Apple Mobile Products and Their Unexpandable Memories

20 April, 2011 09:01PM · 4 minute read

It always seems to the tech geek population that there’s no such thing as too much memory. The more photos, music and videos we keep on our portable devices the more we rely on memory to store it as we are out and about. ¬†Initially, Apple released the iPod with a miniature hard disk drive with the tagline “1,000 songs in your pocket”. The concept was that you would run out of battery before you finished listening to all of the songs and in addition, you were unlikely to listen to all 1,000 songs in a single sitting. Back then that was fine as it was never expected that your mobile device would hold your entire music collection.

Fast forward nearly 10 years and technology changes from hard drives to flash memory but the question of how much memory does one need remains. The answer is different for every person but recently, one of the key differences is that people are no longer seeing their portable device as one to store their favourite music but instead to store their entire music collection - which obviously requires more storage.

The need for expandable memory seems to be make sense to let users add extra memory if/when they think they need it. From a user perspective though, what I’ve anecdotally found to be the case is as follows:

The reality is that most normal people buy a product in a box and never, ever upgrade its parts but only seem to upgrade the whole box when either A) it breaks or B) they decide it’s too slow or C) there’s a new product with a great new feature that they really want.

This mentality shows that Apple is tuned in to what MOST customers want and it also suits their business to make their products unexpandable. The two biggest advantages to Apple by preventing user memory upgrades are A) they can charge a premium at the time of purchase that is well above what the memory actually costs and customers with more money will happily (perhaps not too happily) pay for the extra memory for it; B) there are no compatibility issues with memory cards by third parties meaning less support and customer complaint about such issues (see Windows Phone 7 memory card sensibilities); C) if people really want the extra storage for their music they may be forced/deflected towards purchasing an additional Apple product specifically for that purpose that has more memory (i.e. iPod Classic).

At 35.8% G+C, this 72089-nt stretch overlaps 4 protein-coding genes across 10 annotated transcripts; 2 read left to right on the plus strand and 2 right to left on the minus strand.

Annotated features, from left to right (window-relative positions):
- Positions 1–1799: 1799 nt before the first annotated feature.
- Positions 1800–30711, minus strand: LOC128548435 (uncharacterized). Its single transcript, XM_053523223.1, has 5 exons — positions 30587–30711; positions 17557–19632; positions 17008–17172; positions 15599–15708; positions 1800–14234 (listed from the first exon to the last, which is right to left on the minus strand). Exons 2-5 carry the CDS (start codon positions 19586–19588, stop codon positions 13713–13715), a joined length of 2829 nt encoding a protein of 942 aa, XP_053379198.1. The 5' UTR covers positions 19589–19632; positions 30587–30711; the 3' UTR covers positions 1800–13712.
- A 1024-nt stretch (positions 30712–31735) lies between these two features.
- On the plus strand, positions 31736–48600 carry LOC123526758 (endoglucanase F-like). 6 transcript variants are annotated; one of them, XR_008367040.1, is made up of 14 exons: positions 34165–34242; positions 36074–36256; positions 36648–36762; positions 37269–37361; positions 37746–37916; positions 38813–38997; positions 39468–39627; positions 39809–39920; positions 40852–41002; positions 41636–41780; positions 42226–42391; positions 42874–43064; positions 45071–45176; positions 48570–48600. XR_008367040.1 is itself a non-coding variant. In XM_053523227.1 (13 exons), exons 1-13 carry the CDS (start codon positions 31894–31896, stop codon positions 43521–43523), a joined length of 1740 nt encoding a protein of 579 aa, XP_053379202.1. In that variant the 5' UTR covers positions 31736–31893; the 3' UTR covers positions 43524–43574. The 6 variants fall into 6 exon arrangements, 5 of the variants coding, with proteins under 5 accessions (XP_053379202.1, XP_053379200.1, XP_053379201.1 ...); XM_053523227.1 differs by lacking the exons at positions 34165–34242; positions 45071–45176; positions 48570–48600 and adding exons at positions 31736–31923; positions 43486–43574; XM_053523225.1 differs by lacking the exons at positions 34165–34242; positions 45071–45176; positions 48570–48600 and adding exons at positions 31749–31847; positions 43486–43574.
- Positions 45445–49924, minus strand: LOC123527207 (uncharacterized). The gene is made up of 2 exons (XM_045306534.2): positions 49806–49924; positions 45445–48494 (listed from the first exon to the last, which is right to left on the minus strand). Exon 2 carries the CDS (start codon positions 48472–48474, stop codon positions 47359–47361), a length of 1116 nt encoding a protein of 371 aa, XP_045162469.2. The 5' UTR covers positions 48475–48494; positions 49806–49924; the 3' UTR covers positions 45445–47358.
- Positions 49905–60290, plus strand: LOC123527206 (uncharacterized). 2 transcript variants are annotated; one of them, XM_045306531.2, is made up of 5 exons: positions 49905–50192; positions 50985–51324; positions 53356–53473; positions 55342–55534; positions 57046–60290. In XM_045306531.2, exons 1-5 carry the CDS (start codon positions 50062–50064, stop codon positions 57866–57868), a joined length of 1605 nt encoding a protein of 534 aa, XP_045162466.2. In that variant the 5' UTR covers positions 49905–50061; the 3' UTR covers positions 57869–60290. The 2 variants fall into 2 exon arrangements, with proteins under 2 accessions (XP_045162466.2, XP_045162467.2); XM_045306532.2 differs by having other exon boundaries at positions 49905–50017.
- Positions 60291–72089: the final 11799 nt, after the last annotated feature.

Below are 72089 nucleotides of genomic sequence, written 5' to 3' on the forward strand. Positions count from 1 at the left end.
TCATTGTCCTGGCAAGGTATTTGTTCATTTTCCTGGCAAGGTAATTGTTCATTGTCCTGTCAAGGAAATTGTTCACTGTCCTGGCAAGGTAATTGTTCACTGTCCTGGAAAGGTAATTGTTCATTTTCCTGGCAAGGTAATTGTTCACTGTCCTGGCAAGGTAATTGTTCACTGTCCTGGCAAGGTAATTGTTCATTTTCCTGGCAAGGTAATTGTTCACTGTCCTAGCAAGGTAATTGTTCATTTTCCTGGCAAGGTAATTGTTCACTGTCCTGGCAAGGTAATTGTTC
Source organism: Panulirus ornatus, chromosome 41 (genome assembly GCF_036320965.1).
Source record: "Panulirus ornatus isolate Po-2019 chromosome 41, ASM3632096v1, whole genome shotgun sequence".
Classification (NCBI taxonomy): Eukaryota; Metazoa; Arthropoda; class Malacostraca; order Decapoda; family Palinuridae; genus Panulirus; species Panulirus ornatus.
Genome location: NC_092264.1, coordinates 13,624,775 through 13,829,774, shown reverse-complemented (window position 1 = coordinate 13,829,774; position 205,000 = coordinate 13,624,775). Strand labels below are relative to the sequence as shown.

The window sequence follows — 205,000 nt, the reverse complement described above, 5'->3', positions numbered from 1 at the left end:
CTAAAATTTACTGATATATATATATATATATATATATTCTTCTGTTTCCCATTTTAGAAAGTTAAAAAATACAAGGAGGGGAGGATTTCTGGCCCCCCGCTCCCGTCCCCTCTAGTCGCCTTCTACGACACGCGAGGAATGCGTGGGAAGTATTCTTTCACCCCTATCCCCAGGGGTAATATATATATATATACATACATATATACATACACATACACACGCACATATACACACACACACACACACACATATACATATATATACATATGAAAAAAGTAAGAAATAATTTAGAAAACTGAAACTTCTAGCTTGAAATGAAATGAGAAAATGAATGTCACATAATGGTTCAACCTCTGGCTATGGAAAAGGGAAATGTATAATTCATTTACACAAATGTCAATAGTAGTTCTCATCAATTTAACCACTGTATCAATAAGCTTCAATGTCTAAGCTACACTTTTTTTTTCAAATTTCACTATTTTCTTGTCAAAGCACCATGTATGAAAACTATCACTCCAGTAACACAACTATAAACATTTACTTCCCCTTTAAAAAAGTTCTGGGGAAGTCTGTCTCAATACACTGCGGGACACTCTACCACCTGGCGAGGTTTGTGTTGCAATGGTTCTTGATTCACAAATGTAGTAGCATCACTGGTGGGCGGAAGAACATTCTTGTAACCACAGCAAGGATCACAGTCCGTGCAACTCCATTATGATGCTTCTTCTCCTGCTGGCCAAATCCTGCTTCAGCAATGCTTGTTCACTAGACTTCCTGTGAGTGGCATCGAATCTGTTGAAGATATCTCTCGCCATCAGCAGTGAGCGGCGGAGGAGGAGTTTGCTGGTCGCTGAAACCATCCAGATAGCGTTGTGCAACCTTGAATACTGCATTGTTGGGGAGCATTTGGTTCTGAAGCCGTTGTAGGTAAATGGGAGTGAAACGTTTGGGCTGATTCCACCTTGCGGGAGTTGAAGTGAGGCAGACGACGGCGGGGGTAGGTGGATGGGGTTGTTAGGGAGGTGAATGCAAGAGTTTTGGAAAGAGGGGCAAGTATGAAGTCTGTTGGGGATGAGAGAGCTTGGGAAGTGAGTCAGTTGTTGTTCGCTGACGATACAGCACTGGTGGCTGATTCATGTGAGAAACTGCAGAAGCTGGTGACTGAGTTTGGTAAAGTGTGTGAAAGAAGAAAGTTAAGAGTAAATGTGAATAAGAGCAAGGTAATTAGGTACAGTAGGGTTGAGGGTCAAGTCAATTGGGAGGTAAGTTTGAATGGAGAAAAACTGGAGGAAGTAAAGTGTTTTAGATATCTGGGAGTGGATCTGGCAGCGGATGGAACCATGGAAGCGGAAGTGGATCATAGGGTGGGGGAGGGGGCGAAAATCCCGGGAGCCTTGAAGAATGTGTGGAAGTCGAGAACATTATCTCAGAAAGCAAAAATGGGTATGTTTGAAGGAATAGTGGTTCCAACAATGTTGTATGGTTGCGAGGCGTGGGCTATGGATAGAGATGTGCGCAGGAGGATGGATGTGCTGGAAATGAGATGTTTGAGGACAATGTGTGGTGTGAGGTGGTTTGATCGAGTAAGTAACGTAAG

Is it fair? Probably not but then this is business. Will other suppliers sell more of their products than Apple just because they have expandable memory cards? For a percentage of the geek population yes, but then that’s not very many people compared to the rest of the population that purchase these products.

Sorry fellow geeks: you can forget Apple providing user upgradable flash memory in their mobile devices for the forseeable future.